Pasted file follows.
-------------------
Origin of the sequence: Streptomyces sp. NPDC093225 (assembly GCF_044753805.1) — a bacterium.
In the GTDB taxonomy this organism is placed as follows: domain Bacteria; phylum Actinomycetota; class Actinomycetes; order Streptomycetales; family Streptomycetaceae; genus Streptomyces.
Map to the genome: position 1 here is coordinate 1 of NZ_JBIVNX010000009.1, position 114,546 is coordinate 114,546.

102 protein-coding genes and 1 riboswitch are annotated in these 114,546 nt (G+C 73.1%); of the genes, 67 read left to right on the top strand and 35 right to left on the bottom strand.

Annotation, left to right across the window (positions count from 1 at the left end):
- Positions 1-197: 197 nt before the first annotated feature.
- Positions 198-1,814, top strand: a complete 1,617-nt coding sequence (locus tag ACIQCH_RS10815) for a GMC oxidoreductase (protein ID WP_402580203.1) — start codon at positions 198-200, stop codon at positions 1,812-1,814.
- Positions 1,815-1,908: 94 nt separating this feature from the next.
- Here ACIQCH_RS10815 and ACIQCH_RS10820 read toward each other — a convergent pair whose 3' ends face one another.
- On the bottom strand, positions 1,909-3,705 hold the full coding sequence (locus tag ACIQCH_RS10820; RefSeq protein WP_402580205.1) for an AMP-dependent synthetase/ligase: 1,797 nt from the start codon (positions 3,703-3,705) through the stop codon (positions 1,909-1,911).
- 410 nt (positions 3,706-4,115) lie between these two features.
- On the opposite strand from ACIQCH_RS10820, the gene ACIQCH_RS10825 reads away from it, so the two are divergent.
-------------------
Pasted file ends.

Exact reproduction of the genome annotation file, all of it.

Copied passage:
Origin of the sequence: Streptomyces sp. NPDC093225 (assembly GCF_044753805.1) — a bacterium.
In the GTDB taxonomy this organism is placed as follows: domain Bacteria; phylum Actinomycetota; class Actinomycetes; order Streptomycetales; family Streptomycetaceae; genus Streptomyces.
Map to the genome: position 1 here is coordinate 1 of NZ_JBIVNX010000009.1, position 114,546 is coordinate 114,546.

102 protein-coding genes and 1 riboswitch are annotated in these 114,546 nt (G+C 73.1%); of the genes, 67 read left to right on the top strand and 35 right to left on the bottom strand.

Annotation, left to right across the window (positions count from 1 at the left end):
- Positions 1-197: 197 nt before the first annotated feature.
- Positions 198-1,814, top strand: a complete 1,617-nt coding sequence (locus tag ACIQCH_RS10815) for a GMC oxidoreductase (protein ID WP_402580203.1) — start codon at positions 198-200, stop codon at positions 1,812-1,814.
- Positions 1,815-1,908: 94 nt separating this feature from the next.
- Here ACIQCH_RS10815 and ACIQCH_RS10820 read toward each other — a convergent pair whose 3' ends face one another.
- On the bottom strand, positions 1,909-3,705 hold the full coding sequence (locus tag ACIQCH_RS10820; RefSeq protein WP_402580205.1) for an AMP-dependent synthetase/ligase: 1,797 nt from the start codon (positions 3,703-3,705) through the stop codon (positions 1,909-1,911).
- 410 nt (positions 3,706-4,115) lie between these two features.
- On the opposite strand from ACIQCH_RS10820, the gene ACIQCH_RS10825 reads away from it, so the two are divergent.